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"We cannot change the cards we are dealt, just how we play the hand."
A lot of professors give talks titled "The Last Lecture." Professors are asked to consider their demise and to ruminate
on what matters most to them. And while they speak, audiences can't help but mull the same question: What wisdom would
we impart to the world if we knew it was our last chance? If we had to vanish tomorrow, what would we want as our
When Randy Pausch, a computer science professor at Carnegie Mellon, was asked to give such a lecture, he didn't have to
imagine it as his last, since he had recently been diagnosed with terminal cancer. But the lecture he gave--"Really
Achieving Your Childhood Dreams"--wasn't about dying. It was about the importance of overcoming obstacles, of enabling
the dreams of others, of seizing every moment (because "time is all you have...and you may find one day that you have
less than you think"). It was a summation of everything Randy had come to believe. It was about living.
In this book, Randy Pausch has combined the humor, inspiration and intelligence that made his lecture such a phenomenon
and given it an indelible form. It is a book that will be shared for generations to come.
Questions for Randy Pausch
We were shy about barging in on Randy Pausch's valuable time to ask him a few questions about his expansion of his
famous Last Lecture into the book by the same name, but he was gracious enough to take a moment to answer. (See Randy to
the right with his kids, Dylan, Logan, and Chloe.) As anyone who has watched the lecture or read the book will
understand, the really crucial question is the last one, and we weren't surprised to learn that the "secret" to winning
giant stuffed animals on the midway, like most anything else, is sheer persistence.
Amazon.com: I apologize for asking a question you must get far more often than you'd like, but how are you feeling?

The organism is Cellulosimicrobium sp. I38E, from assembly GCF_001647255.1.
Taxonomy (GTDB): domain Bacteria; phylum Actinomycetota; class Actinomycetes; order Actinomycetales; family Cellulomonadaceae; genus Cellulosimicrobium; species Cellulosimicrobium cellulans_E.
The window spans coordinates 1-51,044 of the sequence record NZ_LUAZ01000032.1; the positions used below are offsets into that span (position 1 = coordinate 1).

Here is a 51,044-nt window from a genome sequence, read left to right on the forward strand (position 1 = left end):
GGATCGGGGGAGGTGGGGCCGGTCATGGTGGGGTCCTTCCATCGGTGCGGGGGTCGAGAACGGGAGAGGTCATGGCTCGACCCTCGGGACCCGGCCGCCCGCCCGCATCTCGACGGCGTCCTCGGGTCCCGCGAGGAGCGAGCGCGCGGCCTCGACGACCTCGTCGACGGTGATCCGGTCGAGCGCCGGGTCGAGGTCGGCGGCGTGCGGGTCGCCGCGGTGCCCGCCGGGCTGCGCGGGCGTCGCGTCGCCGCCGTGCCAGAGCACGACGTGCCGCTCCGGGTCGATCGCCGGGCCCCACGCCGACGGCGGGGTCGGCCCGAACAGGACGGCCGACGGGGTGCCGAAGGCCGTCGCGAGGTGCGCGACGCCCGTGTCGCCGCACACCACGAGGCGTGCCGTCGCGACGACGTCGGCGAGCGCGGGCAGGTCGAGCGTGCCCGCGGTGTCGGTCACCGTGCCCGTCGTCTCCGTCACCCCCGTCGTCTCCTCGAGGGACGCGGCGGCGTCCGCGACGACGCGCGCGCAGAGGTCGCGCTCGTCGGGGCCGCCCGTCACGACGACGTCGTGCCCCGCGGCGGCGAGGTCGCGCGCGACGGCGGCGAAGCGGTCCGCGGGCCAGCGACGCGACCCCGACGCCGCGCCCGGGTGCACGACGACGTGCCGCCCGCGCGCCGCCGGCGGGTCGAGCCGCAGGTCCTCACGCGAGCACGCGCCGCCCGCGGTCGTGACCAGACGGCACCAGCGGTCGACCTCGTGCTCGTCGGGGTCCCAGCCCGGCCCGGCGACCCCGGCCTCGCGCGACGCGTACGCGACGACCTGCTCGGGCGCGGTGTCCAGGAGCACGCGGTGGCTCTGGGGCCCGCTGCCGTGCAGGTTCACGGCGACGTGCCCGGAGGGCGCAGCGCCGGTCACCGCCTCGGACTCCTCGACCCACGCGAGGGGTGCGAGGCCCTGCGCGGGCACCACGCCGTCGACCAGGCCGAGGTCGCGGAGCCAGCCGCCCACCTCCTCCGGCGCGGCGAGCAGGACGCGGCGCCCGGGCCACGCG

Pausch: The tumors are not yet large enough to affect my health, so all the problems are related to the chemotherapy. I
have neuropathy (numbness in fingers and toes), and varying degrees of GI discomfort, mild nausea, and fatigue.
Occasionally I have an unusually bad reaction to a chemo infusion (last week, I spiked a 103 fever), but all of this is
a small price to pay for walkin' around.
Amazon.com: Your lecture at Carnegie Mellon has reached millions of people, but even with the short time you apparently
have, you wanted to write a book. What did you want to say in a book that you weren't able to say in the lecture?
Pausch: Well, the lecture was written quickly--in under a week. And it was time-limited. I had a great six-hour lecture
I could give, but I suspect it would have been less popular at that length ;-).
A book allows me to cover many, many more stories from my life and the attendant lessons I hope my kids can take from
them. Also, much of my lecture at Carnegie Mellon focused on the professional side of my life--my students, colleagues
and career. The book is a far more personal look at my childhood dreams and all the lessons I've learned. Putting words
on paper, I've found, was a better way for me to share all the yearnings I have regarding my wife, children and other
loved ones. I knew I couldn't have gone into those subjects on stage without getting emotional.
Amazon.com: You talk about the importance--and the possibility!--of following your childhood dreams, and of keeping that
childlike sense of wonder. But are there things you didn't learn until you were a grownup that helped you do that?
Pausch: That's a great question. I think the most important thing I learned as I grew older was that you can't get
anywhere without help. That means people have to want to help you, and that begs the question: What kind of person do
other people seem to want to help? That strikes me as a pretty good operational answer to the existential question:
"What kind of person should you try to be?"
Amazon.com: One of the things that struck me most about your talk was how many other people you talked about. You made
me want to meet them and work with them--and believe me, I wouldn't make much of a computer scientist. Do you think the
people you've brought together will be your legacy as well?
Pausch: Like any teacher, my students are my biggest professional legacy. I'd like to think that the people I've
crossed paths with have learned something from me, and I know I learned a great deal from them, for which I am very
grateful. Certainly, I've dedicated a lot of my teaching to helping young folks realize how they need to be able to work
with other people--especially other people who are very different from themselves.
Amazon.com: And last, the most important question: What's the secret for knocking down those milk bottles on the
Pausch: Two-part answer:
1) long arms
2) discretionary income / persistence
Actually, I was never good at the milk bottles. I'm more of a ring toss and softball-in-milk-can guy, myself. More
seriously, though, most people try these games once, don't win immediately, and then give up. I've won *lots* of midway
stuffed animals, but I don't ever recall winning one on the very first try. Nor did I expect to. That's why I think
midway games are a great metaphor for life.